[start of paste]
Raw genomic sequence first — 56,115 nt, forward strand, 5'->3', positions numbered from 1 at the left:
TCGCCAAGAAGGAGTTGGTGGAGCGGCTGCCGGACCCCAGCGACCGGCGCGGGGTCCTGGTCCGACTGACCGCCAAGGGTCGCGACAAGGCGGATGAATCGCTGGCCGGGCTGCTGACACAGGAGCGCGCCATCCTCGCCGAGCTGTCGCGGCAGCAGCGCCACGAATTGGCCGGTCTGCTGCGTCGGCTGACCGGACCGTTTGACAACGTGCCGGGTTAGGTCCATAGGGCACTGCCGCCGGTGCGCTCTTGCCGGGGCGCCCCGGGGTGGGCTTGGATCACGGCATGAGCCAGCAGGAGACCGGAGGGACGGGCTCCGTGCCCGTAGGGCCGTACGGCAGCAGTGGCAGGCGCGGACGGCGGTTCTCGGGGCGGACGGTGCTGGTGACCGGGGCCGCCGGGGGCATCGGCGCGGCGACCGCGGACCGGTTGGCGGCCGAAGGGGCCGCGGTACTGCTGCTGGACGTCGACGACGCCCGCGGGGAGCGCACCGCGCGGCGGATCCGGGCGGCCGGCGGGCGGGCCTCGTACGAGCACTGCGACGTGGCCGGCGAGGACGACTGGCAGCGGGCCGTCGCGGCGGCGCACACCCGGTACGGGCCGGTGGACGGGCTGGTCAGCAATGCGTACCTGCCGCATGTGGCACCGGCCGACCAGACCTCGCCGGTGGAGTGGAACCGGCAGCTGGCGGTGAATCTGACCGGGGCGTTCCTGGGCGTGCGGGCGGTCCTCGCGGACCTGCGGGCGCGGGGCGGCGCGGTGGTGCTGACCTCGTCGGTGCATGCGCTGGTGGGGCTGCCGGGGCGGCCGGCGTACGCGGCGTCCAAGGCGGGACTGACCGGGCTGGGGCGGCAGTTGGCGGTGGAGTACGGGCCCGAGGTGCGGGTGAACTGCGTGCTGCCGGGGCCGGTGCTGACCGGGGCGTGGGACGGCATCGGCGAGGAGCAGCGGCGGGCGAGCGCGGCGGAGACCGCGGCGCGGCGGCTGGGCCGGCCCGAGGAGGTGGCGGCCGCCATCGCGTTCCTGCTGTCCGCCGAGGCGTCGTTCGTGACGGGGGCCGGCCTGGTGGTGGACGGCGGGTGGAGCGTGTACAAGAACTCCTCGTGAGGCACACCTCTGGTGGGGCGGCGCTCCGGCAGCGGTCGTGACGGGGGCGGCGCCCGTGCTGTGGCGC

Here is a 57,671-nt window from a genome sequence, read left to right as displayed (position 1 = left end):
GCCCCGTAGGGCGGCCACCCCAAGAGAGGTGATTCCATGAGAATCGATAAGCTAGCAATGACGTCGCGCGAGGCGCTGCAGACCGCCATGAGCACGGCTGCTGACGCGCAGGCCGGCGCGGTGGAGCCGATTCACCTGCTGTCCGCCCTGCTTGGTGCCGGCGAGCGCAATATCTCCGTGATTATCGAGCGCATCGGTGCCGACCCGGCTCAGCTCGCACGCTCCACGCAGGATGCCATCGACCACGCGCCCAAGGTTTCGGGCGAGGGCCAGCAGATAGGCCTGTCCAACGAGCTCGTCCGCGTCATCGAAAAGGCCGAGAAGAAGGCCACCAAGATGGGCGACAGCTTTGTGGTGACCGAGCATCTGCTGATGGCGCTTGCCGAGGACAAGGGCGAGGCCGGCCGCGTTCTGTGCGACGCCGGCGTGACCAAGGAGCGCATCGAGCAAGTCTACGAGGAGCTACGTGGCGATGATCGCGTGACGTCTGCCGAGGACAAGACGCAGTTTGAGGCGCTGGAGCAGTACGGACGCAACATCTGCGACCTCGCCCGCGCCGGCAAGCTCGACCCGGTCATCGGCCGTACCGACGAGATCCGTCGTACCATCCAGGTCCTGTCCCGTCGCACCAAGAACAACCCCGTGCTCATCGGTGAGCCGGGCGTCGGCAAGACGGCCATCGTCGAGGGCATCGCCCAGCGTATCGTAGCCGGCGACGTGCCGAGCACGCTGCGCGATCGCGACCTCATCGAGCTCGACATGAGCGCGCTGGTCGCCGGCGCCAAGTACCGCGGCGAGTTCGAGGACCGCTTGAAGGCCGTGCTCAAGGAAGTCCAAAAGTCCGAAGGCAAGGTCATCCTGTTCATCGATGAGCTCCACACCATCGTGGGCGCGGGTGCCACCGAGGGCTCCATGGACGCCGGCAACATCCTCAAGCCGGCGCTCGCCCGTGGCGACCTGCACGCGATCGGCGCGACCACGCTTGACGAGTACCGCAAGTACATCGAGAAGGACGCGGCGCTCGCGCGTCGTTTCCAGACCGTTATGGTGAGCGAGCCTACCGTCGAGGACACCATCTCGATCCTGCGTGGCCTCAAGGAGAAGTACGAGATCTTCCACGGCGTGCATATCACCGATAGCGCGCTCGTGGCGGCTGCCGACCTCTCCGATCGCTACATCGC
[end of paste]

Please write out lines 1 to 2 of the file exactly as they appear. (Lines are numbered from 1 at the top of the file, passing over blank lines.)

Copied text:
Raw genomic sequence first — 56,115 nt, forward strand, 5'->3', positions numbered from 1 at the left:
TCGCCAAGAAGGAGTTGGTGGAGCGGCTGCCGGACCCCAGCGACCGGCGCGGGGTCCTGGTCCGACTGACCGCCAAGGGTCGCGACAAGGCGGATGAATCGCTGGCCGGGCTGCTGACACAGGAGCGCGCCATCCTCGCCGAGCTGTCGCGGCAGCAGCGCCACGAATTGGCCGGTCTGCTGCGTCGGCTGACCGGACCGTTTGACAACGTGCCGGGTTAGGTCCATAGGGCACTGCCGCCGGTGCGCTCTTGCCGGGGCGCCCCGGGGTGGGCTTGGATCACGGCATGAGCCAGCAGGAGACCGGAGGGACGGGCTCCGTGCCCGTAGGGCCGTACGGCAGCAGTGGCAGGCGCGGACGGCGGTTCTCGGGGCGGACGGTGCTGGTGACCGGGGCCGCCGGGGGCATCGGCGCGGCGACCGCGGACCGGTTGGCGGCCGAAGGGGCCGCGGTACTGCTGCTGGACGTCGACGACGCCCGCGGGGAGCGCACCGCGCGGCGGATCCGGGCGGCCGGCGGGCGGGCCTCGTACGAGCACTGCGACGTGGCCGGCGAGGACGACTGGCAGCGGGCCGTCGCGGCGGCGCACACCCGGTACGGGCCGGTGGACGGGCTGGTCAGCAATGCGTACCTGCCGCATGTGGCACCGGCCGACCAGACCTCGCCGGTGGAGTGGAACCGGCAGCTGGCGGTGAATCTGACCGGGGCGTTCCTGGGCGTGCGGGCGGTCCTCGCGGACCTGCGGGCGCGGGGCGGCGCGGTGGTGCTGACCTCGTCGGTGCATGCGCTGGTGGGGCTGCCGGGGCGGCCGGCGTACGCGGCGTCCAAGGCGGGACTGACCGGGCTGGGGCGGCAGTTGGCGGTGGAGTACGGGCCCGAGGTGCGGGTGAACTGCGTGCTGCCGGGGCCGGTGCTGACCGGGGCGTGGGACGGCATCGGCGAGGAGCAGCGGCGGGCGAGCGCGGCGGAGACCGCGGCGCGGCGGCTGGGCCGGCCCGAGGAGGTGGCGGCCGCCATCGCGTTCCTGCTGTCCGCCGAGGCGTCGTTCGTGACGGGGGCCGGCCTGGTGGTGGACGGCGGGTGGAGCGTGTACAAGAACTCCTCGTGAGGCACACCTCTGGTGGGGCGGCGCTCCGGCAGCGGTCGTGACGGGGGCGGCGCCCGTGCTGTGGCGC